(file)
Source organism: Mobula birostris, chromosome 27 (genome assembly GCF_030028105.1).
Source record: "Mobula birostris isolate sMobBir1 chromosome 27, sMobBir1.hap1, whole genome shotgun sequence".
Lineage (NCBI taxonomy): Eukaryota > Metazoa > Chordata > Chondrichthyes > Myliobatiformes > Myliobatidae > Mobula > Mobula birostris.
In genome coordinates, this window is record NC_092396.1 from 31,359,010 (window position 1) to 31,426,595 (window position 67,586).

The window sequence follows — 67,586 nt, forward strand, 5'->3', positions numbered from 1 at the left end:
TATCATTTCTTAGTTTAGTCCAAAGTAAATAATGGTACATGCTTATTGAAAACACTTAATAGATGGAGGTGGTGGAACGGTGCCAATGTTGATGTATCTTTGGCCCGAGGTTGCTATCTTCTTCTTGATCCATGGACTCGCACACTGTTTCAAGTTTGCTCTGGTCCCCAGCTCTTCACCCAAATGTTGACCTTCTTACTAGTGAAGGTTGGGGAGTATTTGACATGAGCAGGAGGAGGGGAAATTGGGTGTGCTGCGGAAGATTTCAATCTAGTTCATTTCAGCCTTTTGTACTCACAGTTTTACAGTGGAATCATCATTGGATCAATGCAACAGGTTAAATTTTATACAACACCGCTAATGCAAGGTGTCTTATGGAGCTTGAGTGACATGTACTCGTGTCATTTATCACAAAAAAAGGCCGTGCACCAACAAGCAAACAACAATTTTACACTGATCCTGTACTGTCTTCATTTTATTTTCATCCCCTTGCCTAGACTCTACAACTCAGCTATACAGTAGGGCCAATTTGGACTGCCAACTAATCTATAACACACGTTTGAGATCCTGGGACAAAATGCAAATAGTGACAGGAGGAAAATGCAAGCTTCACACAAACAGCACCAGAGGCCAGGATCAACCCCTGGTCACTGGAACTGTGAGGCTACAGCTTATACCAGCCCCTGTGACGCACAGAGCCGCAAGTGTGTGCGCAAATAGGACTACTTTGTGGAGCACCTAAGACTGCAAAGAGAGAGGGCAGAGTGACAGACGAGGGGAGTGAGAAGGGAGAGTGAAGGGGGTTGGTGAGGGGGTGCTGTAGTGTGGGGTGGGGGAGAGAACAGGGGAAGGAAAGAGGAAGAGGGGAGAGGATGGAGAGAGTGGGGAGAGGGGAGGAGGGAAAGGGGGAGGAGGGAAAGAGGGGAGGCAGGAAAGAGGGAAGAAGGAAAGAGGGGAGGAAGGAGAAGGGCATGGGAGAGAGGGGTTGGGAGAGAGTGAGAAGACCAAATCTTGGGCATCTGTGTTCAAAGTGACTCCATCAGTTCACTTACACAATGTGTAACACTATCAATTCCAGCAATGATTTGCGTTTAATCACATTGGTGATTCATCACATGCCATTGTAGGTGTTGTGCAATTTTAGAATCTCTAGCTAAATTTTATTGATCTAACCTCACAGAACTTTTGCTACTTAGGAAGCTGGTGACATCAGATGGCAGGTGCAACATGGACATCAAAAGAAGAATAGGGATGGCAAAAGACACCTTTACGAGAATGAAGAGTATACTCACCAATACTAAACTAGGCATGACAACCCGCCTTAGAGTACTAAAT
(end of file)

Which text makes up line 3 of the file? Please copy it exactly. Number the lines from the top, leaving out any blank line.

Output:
Lineage (NCBI taxonomy): Eukaryota > Metazoa > Chordata > Chondrichthyes > Myliobatiformes > Myliobatidae > Mobula > Mobula birostris.